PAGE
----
Paddy became the centre of my world. I played with him in the house, got him to bark, chased him around the garden, threw sticks for him, and gave him his biscuits to eat. He was so well behaved for a four month old, never made a mess in the house and followed me everywhere. When I came home from school, he would dance around and yelp in this child-like way. His pink tongue hanging out, his teeth showing, it looked like he was smiling at me. At night, he came upstairs and slept on the double bed I shared with another brother, Alan, who was closest to me in age but distant due to the meningitis he had suffered when he was a baby. Alan didn’t connect to Paddy. He didn’t really connect to anybody apart from mum. But who cared? I had Paddy.

I took him down the fields where the small brook ran through to the river Dane. Paddy was a quick learner. Within a week, I had him swimming in the shallows. Mum hated it when I brought him home with muddy paws and a wet coat. When I went to school, I told all my friends about Paddy and a couple of them came round to meet him. He jumped up and rested his paws against them. His tongue reached up to greet them as they stroked and patted him. We took him down the fields a couple of times and played hide and seek. He was good. He would always find us in record time after some frantic running and sniffing around and would do his puppy bark of triumph, with tail wagging.

I hated going to school in the mornings. I couldn’t bear being separated from him. I think mum was beginning to warm to Paddy. He was cute and well-behaved. I no longer feared that she might mistreat him. But I missed him when I was at school.

I couldn’t wait for the bell. As soon as it sounded the end of lessons, I ran all the way home. Paddy was asleep. I grabbed his lead and attached it to his little black collar.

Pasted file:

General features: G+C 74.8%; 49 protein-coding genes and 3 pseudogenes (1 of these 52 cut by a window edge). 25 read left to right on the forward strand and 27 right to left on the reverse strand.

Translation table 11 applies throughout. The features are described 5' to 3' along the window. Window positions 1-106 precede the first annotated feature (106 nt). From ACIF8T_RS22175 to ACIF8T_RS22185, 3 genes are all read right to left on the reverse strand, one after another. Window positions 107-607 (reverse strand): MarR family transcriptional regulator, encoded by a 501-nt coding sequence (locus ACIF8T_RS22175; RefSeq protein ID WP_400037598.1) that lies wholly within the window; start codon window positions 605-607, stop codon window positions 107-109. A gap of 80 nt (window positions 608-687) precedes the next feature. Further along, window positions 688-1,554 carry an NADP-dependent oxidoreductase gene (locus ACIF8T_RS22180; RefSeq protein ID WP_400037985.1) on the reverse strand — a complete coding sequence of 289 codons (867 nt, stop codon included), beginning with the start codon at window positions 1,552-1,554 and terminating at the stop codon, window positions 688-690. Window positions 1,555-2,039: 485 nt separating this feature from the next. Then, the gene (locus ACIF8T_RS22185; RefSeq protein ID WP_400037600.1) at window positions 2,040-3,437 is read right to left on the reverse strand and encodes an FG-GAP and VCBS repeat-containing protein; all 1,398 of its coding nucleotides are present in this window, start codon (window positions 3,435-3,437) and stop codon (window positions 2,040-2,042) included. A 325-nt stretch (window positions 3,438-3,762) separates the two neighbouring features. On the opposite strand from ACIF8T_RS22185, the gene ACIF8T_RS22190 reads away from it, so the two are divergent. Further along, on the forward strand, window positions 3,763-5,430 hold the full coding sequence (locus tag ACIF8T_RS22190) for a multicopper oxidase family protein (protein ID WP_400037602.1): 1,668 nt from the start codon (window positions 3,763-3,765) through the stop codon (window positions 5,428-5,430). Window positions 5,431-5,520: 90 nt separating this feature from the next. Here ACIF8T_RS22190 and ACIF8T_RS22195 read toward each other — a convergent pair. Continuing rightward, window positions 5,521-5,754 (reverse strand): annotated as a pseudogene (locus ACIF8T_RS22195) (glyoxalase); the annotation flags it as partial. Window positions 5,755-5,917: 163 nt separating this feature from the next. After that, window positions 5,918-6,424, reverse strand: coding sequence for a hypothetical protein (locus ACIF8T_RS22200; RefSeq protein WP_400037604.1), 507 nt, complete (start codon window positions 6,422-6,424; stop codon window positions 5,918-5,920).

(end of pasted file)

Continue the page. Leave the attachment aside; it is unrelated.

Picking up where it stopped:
‘Come on, Pad!’ I roused him with his favourite words. ‘You comin’ a walk?’ He was really reluctant and wanted to sleep some more. I wasn’t having any of it. He knew we always went for a walk at this time. ‘Come on, Paddy.’ I let him stretch and yawn, then he walked with me out of the door.

The fields were about a ten minute walk away. As soon as we got through the farmer’s five bar gate, I let Paddy off the lead and I ran and threw his stick for him. He ran after it, big ears flopping. I raced him to it and managed to grab it before he could. I threw the stick again and ran. Got there first again, easy. I held up the stick to throw it again and saw Paddy running for the gate.

‘Paddy!’ I yelled. ‘Come here!’

He was heading for home. I ran after him, calling his name. ‘Pads!’

He ran across the road and a car clipped him on the head and sent him spinning across the tarmac. He was dead.

‘No!’ The car stopped and the driver got out. He was apologetic. ‘I never saw him,’ the man said. I was stunned.

He opened the boot. I saw a fireman’s helmet there. He took a blanket and wrapped Paddy’s unblemished body in it and laid him down. He looked asleep.

‘Get in. I’ll take you home.’

I told him my address and I was quiet all the way. When he pulled up outside our house, mum opened the door. ‘Is it the dog? Aw’. The fireman was really sorry. Paddy had come ‘from nowhere’.

I stood at the back window in the living room watching. Stan and dad dug a hole in the garden. I saw dad say something and he smiled as he kicked Paddy’s limp body into the grave and Stan laughed as he piled the dirt on top.

‘That’s it,’ dad said, when he came inside. ‘No more dogs.’